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Mirror of Our Country’s Revered Deities and Esteemed Emperors


Japanese Color Woodblock Print

Mirror of Our Country’s Revered Deities

and Esteemed Emperors

by Yōshū Chikanobu, 1878

Hoshizukiyo Kenmon Jikki (Egara Mondō) starring Ichikawa Sadanji, Onoe Kikugorō V, Ichikawa Danjūrō IX and Iwai Hanshirō VIII

IHL Cat. #455

About This Print

Source: Chikanobu: Modernity and Nostalgia in Japanese Prints, Bruce A. Coats, Hotei Publishing, 2006, p. 73.

In the 1870s and 1880s, a number of print artists depicted the imperial lineage for informational and propaganda purposes. Usually the composition showed the 122nd emperor of Japan, Mutsuhito (1852-1912, posthumously known as the Meiji Emperor), and his consort Ichijo Haruko (1850-1914, posthumously known as Empress Shoken), in the center sheet of a triptych composition, with deities and past emperors gathered around.

Here Chikanobu presents the primordial deity Kunitokotachi no mikoto above them, flanked by the two deities of Ise, Yojin at right and Injin at left. The first emperor Jimmu is at far right, holding a bow on which an eagle [actually the mythical Yatagarasu, or three-clawed crow, sent by Amaterasu to guide Jimmu through a difficult part of his eastward journey] is alighting. Next to Jimmu are the 117th emperor Go-Sakuramachi (reigned 1763-1770) and Mutsuhito's father the 121st emperor Komei (reigned 1847-1866), below the deities Ninigi no mikoto (also known as Susa-no-o, the Storm God) and his sister Tensho daijin (also known as Amaterasu Omikami) who is holding a mirror, emblem of the sun and one of the sacred treasures of the imperial family. On the other side are the deities Hikohoho demi no mikoto, holding a fishing pole, and his brother Ugayafuki aezu no mikoto with a sword, standing above the 118th emperor Go-Momonozono (r. 1771-1779), the 119th emperor Kokaku (reigned 1780-1817) and the 120th emperor Ninko (reigned 1817-1846).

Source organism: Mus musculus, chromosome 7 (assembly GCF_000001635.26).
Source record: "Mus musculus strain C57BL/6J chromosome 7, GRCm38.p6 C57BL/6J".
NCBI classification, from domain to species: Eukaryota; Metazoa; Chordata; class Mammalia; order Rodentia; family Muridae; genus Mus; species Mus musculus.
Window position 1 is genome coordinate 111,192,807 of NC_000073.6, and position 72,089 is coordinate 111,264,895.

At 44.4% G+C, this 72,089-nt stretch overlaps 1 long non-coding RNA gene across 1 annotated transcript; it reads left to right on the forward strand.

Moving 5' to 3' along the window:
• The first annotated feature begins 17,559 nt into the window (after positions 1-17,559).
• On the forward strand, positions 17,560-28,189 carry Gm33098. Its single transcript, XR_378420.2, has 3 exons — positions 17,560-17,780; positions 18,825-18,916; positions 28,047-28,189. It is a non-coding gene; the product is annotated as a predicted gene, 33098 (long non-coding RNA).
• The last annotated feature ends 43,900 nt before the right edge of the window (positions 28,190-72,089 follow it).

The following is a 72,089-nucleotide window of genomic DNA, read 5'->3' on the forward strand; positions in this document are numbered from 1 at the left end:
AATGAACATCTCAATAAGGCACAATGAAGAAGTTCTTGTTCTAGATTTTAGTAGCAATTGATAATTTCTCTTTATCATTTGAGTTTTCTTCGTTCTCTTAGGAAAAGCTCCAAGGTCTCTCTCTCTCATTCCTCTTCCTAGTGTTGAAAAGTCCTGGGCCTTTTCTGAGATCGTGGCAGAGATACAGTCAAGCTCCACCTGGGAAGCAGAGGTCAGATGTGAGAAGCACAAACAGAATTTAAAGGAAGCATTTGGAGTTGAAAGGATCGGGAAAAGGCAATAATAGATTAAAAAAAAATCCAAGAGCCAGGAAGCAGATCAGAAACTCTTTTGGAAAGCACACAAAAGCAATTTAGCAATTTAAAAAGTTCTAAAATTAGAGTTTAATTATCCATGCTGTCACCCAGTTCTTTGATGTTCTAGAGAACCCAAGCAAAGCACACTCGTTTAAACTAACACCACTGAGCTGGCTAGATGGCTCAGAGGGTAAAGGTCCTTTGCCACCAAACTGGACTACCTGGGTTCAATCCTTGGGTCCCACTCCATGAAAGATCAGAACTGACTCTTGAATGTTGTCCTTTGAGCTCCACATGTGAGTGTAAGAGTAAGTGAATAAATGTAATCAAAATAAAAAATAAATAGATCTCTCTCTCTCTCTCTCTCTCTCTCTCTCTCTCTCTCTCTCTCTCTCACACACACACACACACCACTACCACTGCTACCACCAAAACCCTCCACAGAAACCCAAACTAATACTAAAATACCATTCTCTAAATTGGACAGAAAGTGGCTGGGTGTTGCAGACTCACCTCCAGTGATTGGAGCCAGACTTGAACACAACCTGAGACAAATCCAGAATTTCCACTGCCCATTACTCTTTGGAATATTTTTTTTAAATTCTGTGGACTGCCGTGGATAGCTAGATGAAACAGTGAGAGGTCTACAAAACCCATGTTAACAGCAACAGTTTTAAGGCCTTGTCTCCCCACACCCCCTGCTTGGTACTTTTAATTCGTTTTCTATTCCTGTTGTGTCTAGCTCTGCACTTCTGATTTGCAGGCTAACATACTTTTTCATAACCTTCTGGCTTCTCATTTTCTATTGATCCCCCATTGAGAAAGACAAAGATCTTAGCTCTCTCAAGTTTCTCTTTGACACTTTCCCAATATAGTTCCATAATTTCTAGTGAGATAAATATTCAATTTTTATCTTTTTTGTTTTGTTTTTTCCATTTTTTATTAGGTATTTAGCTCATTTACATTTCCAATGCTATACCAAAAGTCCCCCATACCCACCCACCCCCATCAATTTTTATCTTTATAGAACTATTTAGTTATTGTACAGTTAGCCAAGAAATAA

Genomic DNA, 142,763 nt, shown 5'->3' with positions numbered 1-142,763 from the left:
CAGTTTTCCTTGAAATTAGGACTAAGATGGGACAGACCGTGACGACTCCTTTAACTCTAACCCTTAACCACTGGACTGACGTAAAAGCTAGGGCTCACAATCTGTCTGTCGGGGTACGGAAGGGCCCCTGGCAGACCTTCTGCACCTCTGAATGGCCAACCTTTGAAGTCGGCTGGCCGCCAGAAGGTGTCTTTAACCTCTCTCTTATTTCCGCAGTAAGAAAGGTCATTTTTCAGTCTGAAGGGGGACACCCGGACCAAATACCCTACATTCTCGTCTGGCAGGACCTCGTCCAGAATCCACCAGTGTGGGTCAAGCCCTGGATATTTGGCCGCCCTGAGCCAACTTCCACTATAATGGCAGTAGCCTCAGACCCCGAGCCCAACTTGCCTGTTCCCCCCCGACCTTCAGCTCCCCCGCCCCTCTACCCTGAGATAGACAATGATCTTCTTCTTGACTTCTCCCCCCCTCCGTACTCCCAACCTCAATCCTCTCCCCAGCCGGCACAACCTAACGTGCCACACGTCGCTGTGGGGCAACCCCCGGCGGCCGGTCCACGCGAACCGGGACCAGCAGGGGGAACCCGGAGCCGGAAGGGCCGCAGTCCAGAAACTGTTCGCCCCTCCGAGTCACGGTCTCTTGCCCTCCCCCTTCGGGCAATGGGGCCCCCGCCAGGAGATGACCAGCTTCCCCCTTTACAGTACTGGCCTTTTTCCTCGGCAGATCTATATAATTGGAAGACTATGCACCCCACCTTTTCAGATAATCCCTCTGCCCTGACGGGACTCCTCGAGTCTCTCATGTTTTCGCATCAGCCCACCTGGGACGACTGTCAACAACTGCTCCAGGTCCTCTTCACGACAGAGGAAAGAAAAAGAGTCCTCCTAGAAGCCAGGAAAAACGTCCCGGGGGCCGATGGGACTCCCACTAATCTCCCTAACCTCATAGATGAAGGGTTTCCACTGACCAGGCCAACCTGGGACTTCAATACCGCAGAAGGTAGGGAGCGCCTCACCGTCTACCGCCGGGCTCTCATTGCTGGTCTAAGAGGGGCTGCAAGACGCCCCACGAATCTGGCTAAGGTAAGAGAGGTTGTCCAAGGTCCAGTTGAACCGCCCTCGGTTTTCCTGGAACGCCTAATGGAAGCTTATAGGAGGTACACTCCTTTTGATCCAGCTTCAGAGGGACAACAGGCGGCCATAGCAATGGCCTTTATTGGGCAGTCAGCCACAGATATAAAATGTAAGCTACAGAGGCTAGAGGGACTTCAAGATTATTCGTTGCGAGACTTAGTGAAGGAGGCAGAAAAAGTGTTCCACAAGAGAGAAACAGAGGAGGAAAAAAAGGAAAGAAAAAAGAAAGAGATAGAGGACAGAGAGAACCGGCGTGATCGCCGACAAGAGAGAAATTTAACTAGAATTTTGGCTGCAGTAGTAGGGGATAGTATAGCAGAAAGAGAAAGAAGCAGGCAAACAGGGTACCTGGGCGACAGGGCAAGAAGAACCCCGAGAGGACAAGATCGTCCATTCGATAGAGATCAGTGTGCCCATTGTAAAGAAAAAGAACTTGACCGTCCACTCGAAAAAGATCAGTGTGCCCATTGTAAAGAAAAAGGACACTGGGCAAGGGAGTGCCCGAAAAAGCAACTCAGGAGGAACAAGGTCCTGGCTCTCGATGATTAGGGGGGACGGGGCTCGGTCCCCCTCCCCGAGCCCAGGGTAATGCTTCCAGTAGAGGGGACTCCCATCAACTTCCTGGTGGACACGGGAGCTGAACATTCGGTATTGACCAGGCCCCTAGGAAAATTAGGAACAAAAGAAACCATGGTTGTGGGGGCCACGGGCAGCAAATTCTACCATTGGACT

Also see the article Prints of the Emperor Meiji and Empress Haruko.

PowerPoint Presentation Notes from 1-31-2017 Presentation

          Mirror of Our Country’s Revered Deities and Esteemed Emperors, December 1878

Following the Satsuma Rebellion, anumber of prints were issued depicting the emperor and his officialimperial lineage.As inthis print, the usual composition showed Emperor Meiji and Empress Shokenfront and center, surrounded by Shinto deities, past emperors, and the ThreeSacred Treasures - the sword, mirror and jewel.  Emperor Jimmu, Japan’sfirst emperor, sitson the right holding a bow on which the mythical three-clawed crow sent by thesun goddess to guide him alights.

Let’s start by looking at a print issued in 1878 shortly after the end of the Satsuma Rebellion. One of a number of similar prints depicting the imperial lineage, we see Emperor Meiji and Empress Shoken in the center surrounded by Shinto deities and past emperors. The emperor is shown in military uniform, as he is in virtually all kaika-e, while the empress wears traditional robes, although later prints, as we’ll see, often show her in Western dress. The first emperor, Jimmu, is shown on the right holding a bow on which the mythical three-clawed crow sent by the sun goddess to guide him alights.

Note the glaring red background of this print, a color that became synonymous in the print industry with modernity and was used with abandon. This is also a good time to point out the recurring elements in each of the prints we’ll see. In the upper right corner we see a colored cartouche with the title of the print, a number of small rectangular cartouches provide the names of the figures depicted; in the left panel we see a cartouche with the artist’s signature (and seal), in this case that of Yōshū Chikanobu (1838-1912), and finally a yellow cartouche containing the publisher’s name and address and date of issuance.

Print Details

 IHL Catalog
 Title or Description Mirror of Our Country’s Revered Deities and Esteemed Emperors
 Honchō hiji kiō kagami 本朝拝神貴皇鏡
 Artist Yōshū Chikanobu (1838-1912)
Yōshū Chikanobu 楊洲周延
 Seal red Toshidama seal (as shown above)
 Publication Date December 1878 (as shown in Publisher below)
Tsujiokaya Kamekichi 辻岡屋亀吉
[Marks: pub. ref. 549; seal ref 26-087]

價七銭五厘 [price: 7 sen 5 rin]
画作 橋本直義 [artist: Hashimoto Naoyoshi]
出板 綱島亀吉 [publisher: Tsunajima Kamekichi]
 Impression excellent
 Colors excellent
 Condition good – 3 separate unbacked full-size sheets; minor soiling (including stain upper left corner center panel) edge wear and wrinkling
 Genre ukiyo-e; rekishi-e 
 Format vertical oban triptych
 H x W Paper 
 14 3/8 x 9 5/8 in. (36.5 x 24.4 cm) each sheet
 Chikanobu: Modernity and Nostalgia in Japanese Prints, Bruce A. Coats, Hotei Publishing, 2006, p. 73-74, pl.42.
 Collections This Print
 Scripps College Ruth Chandler Williamson Gallery SC2005.1.56
 Reference Literature "Al'Est du Nouveau" by Pierre-Francois Souyri, appearing in Le Figaro Histoire, Numéro 46, Octobre-Novembre 2019, p. 61 with credit to "Courtesy of the Lavenberg Collection of Japanese Prints"
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